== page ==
There are 206 pivot counties in the country: those that voted for Barack Obama (D) in both 2008 and 2012 and Donald Trump (R) in 2016.
What happened in those counties in the 2018 elections for the U.S. House?
Democratic U.S. House candidates won 113 (55 percent) pivot counties and Republican candidates won 93.
Overall, Democratic candidates won by an average 12.3 percent margin while Republican candidates won their counties by an average 10.1 percent margin.
In counties won by a Democrat, the Republican candidate’s share of the vote was an average 21 percentage points lower than Trump’s in 2016. In counties where a Republican candidate won, their share of the vote was an average 6.9 percentage points lower than Trump’s in 2016.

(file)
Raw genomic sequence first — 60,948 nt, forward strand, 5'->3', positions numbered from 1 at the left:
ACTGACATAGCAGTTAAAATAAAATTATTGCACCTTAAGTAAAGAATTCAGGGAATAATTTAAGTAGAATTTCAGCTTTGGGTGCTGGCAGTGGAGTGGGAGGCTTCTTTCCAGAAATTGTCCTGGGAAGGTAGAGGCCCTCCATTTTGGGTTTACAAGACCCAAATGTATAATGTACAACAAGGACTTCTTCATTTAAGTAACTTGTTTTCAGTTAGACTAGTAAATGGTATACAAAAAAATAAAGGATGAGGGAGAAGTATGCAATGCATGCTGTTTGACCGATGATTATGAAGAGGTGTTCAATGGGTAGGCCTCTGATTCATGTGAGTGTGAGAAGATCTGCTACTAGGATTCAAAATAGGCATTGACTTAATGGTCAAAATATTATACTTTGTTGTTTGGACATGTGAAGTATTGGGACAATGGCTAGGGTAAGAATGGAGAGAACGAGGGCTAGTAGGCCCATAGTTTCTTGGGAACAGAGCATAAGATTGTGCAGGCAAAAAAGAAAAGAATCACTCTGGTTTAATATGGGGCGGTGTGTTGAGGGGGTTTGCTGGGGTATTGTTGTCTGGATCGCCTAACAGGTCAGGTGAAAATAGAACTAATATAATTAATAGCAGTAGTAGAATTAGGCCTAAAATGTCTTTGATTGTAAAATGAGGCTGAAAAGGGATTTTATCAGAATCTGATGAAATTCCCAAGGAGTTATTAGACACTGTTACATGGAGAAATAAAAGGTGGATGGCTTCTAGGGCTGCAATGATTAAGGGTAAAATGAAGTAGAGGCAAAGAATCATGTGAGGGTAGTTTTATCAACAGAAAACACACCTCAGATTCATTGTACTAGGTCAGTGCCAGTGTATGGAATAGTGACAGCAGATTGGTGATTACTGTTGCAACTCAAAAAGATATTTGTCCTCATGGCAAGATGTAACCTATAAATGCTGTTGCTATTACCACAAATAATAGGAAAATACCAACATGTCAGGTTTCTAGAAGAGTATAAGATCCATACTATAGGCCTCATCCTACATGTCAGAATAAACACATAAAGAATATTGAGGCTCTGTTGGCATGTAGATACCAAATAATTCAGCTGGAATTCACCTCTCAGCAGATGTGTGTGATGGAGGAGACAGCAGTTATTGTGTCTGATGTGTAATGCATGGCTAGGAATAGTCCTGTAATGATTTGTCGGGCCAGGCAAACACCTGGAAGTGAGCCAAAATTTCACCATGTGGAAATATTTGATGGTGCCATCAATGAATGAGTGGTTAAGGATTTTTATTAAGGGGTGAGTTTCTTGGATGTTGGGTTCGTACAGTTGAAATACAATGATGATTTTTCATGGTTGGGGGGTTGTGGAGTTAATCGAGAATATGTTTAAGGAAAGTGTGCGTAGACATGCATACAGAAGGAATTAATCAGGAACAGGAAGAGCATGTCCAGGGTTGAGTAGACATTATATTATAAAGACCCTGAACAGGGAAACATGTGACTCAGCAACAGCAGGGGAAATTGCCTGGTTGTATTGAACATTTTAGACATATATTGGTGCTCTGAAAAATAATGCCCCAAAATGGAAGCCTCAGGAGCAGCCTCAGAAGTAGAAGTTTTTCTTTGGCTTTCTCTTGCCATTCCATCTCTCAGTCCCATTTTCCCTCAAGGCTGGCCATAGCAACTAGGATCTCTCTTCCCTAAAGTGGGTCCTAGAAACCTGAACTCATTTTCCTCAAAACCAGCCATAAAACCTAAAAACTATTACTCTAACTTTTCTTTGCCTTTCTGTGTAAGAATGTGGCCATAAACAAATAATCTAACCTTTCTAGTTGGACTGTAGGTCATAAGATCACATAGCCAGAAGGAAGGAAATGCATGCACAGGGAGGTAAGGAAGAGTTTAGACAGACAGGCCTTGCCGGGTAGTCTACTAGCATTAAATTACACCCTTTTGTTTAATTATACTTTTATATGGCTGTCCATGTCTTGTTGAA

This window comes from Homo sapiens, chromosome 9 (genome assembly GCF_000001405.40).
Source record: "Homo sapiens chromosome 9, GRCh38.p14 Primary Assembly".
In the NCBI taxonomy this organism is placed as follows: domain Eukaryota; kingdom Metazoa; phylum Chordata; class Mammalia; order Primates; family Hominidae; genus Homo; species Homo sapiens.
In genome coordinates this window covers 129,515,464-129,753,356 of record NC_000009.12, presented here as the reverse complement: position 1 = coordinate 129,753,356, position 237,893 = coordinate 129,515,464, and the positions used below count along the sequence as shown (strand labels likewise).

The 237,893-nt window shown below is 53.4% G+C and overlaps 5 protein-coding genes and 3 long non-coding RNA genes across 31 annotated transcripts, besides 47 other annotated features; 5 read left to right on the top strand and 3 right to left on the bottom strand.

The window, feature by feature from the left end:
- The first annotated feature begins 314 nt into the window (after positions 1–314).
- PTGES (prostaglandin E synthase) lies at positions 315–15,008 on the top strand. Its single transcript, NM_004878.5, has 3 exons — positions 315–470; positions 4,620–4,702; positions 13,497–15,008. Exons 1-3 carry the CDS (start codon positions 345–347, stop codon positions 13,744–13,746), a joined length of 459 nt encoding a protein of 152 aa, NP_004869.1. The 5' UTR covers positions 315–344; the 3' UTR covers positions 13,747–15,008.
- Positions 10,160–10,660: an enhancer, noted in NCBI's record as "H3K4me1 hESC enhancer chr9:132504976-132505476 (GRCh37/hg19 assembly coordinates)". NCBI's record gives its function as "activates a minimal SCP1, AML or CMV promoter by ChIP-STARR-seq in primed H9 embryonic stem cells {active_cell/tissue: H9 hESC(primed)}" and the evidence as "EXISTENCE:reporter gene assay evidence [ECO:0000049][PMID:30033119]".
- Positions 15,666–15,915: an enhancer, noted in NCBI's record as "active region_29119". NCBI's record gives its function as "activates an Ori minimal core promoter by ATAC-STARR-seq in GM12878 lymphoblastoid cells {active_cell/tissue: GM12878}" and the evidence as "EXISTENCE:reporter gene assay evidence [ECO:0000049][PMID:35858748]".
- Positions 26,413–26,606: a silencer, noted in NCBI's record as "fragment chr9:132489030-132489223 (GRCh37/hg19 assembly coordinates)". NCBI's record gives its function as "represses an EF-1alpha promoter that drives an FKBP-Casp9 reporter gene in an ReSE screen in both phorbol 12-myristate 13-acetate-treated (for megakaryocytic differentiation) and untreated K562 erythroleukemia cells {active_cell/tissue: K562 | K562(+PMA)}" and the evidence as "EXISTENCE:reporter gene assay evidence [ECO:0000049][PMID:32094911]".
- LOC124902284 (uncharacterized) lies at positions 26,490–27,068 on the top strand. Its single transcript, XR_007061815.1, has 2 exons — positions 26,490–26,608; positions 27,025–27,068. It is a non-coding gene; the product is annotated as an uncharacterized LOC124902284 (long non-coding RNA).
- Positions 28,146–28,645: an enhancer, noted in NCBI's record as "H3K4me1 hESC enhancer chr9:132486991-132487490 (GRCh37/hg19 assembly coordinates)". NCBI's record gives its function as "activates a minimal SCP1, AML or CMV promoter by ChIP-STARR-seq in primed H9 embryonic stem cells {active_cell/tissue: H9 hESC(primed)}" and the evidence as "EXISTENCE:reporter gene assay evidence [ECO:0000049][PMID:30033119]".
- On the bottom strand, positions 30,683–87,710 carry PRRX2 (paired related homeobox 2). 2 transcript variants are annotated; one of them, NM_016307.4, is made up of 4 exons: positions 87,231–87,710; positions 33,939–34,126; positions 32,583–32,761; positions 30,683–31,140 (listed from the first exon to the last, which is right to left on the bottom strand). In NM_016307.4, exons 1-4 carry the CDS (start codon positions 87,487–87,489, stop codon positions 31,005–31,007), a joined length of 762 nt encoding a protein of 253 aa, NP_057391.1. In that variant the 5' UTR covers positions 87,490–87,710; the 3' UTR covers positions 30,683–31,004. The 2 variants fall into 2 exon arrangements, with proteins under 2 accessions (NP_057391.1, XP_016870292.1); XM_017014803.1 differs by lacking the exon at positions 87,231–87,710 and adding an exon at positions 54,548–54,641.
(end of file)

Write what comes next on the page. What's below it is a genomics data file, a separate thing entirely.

Twelve congressional districts that intersect with a pivot county changed party control in 2018: 10 from Republican to Democratic, and two from Democratic to Republican.
Those districts were…
- Republican to Democrat: FL-26, IA-1, IA-3, ME-2, MN-2, NJ-2, NM-2, NY-19, NY-22, SC-1.
- Democrat to Republican: MN-1, MN-8.
Across all 435 districts, Republicans lost a net of 40 of their 235 seats (17 percent). In the 203 districts that contain pivot counties, Republicans lost a net of eight of their 66 seats (12 percent).